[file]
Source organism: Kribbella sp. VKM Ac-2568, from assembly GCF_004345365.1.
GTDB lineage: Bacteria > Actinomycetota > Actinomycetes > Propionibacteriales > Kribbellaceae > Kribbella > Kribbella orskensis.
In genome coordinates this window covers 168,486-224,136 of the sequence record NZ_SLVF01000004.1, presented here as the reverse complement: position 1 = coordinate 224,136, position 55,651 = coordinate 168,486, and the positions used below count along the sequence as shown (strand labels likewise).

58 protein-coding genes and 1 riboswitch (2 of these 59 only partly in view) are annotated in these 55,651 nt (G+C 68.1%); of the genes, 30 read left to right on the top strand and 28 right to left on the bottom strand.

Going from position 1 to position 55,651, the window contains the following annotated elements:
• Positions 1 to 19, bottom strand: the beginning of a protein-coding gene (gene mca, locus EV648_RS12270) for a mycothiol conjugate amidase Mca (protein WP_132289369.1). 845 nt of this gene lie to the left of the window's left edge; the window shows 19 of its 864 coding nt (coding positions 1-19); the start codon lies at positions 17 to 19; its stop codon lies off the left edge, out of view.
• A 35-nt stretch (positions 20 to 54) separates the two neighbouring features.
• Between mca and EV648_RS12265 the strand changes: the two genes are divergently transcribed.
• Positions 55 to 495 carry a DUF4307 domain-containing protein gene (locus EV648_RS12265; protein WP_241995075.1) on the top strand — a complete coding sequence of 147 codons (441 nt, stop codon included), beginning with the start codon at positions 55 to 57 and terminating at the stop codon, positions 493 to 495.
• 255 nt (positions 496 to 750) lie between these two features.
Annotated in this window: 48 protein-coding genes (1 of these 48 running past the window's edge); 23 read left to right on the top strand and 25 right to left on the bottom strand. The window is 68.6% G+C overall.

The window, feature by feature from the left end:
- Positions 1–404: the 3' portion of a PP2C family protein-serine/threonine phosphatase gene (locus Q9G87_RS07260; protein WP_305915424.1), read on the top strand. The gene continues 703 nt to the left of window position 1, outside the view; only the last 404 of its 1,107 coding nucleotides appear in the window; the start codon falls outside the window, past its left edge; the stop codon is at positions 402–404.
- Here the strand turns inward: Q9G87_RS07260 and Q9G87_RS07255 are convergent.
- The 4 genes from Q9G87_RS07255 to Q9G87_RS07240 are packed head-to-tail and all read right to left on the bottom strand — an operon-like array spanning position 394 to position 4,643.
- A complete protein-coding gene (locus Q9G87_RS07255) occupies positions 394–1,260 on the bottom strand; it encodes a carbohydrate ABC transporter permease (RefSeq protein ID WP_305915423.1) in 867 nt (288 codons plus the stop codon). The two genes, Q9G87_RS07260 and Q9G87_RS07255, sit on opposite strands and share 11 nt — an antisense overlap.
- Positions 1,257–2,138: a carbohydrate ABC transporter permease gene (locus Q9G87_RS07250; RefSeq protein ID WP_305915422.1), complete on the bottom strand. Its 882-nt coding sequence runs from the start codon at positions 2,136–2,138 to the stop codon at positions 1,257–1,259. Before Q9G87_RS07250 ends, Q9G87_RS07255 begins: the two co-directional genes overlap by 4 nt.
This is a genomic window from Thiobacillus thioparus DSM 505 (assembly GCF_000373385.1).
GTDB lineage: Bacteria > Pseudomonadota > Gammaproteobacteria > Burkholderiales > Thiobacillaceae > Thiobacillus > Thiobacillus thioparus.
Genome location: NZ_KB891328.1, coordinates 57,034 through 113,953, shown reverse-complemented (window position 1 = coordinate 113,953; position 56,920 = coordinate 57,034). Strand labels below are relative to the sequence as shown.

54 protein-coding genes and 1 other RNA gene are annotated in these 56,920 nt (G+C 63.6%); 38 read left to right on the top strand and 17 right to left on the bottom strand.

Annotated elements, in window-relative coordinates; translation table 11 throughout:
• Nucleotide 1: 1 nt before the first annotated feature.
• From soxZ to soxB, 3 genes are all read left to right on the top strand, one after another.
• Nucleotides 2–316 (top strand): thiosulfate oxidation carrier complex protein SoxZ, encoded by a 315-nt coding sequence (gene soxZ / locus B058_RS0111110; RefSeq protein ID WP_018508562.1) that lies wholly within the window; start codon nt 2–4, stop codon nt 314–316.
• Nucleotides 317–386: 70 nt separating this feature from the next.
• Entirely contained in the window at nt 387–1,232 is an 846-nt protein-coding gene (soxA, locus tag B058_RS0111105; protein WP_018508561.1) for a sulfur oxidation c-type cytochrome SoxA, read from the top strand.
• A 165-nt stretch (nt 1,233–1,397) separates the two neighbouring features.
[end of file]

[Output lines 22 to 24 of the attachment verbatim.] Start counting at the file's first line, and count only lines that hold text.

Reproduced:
Annotated elements, in window-relative coordinates; translation table 11 throughout:
• Nucleotide 1: 1 nt before the first annotated feature.
• From soxZ to soxB, 3 genes are all read left to right on the top strand, one after another.